Unbiased reporters

Matthew Hoy
By Matthew Hoy on December 1, 2015

The release of Hillary Clinton's emails while she was Secretary of State along with those of her inner circle have taught us a few things.

  1. Yes, Hillary had classified information on her homebrew server.
  2. It's a wonder how Hillary Clinton would be able to go through life without her cadre of sycophants ready to act as her TV channel guide or get her some tea.
  3. Those "unbiased reporters" are lapdogs, not watchdogs.

Case in point is CNN reporter Elise Labott who was first suspended for a biased tweet that betrayed a little bit of her political worldview.

If that sounds a lot like President Obama's talking points, you're right. While she was serving her suspension (probably unpaid, since she's not a public employee) a batch of State Department emails came out that show Labott conversing with Hillary confidante Philippe Reines.

Do unbiased reporters tweet on command?
Watchdog or Parrot?

The tweet Reines suggested appears to be this one:

You can find more instances of Labott's efforts to comfort the comfortable here.

Labott does have her defenders. Politico hack Glenn Thrush is one of them.

If you'd have a hard time imagining any reporter having, or excusing as "tradecraft," a similar relationship with, say Scooter Libby, former Vice President Dick Cheney's chief of staff, then you're not completely insane.

Is Labott an unbiased reporter or is she a stenographer, or, even worse, a publicist? Is there anyway you could tell by her work?

And she's not the only one.

Sacrificing your integrity for Chelsea Clinton?

An email from Politco's chief political correspondent, Mike Allen, also disclosed as part of the Clinton document dump, shows that he too was willing to act as a publicist for access to Chelsea Clinton.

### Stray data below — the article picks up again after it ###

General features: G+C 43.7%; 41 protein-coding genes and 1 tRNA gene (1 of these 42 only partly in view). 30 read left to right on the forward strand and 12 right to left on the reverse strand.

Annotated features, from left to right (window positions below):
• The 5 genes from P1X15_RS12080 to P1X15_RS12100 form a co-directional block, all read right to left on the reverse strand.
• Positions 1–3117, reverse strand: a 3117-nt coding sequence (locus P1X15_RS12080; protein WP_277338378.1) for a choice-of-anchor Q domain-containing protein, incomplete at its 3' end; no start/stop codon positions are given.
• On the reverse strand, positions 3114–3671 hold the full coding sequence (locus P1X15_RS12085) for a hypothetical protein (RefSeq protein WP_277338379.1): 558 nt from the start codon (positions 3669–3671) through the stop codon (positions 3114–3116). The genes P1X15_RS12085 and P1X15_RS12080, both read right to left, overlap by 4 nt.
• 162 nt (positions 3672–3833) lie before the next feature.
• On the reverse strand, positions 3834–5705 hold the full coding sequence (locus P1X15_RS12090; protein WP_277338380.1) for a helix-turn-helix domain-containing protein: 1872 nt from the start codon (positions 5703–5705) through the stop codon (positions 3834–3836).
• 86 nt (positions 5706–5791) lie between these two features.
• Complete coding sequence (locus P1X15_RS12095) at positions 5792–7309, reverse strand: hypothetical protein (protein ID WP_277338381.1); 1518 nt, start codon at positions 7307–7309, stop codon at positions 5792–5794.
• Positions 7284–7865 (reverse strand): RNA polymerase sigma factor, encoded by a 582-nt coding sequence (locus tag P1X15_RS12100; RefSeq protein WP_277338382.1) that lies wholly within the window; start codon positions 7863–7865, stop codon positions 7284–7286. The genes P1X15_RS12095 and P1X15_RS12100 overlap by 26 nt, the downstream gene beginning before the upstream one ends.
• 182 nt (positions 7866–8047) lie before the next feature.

This would be a way to send a message during inaugural week: No one besides me would ask her a question, and you and I would agree on them precisely in advance. This would be a relaxed conversation, and our innovative format (like a speedy Playbook Breakfast) always gets heavy social-media pickup. The interview would be “no-surprises”: I would work with you on topics, and would start with anything she wants to cover or make news on. Quicker than a network hit, and reaching an audience you care about with no risk.

Allen now says that this was a mistake and it never really would've happened because his journalistic ethics would've kicked in eventually. Trust him.

I don't trust him. There isn't a single national political reporter that anyone should trust by default. Trust needs to be earned.

The majority of unbiased reporters aren't.

Journalism. Wound. Self-inflicted.


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December 2015



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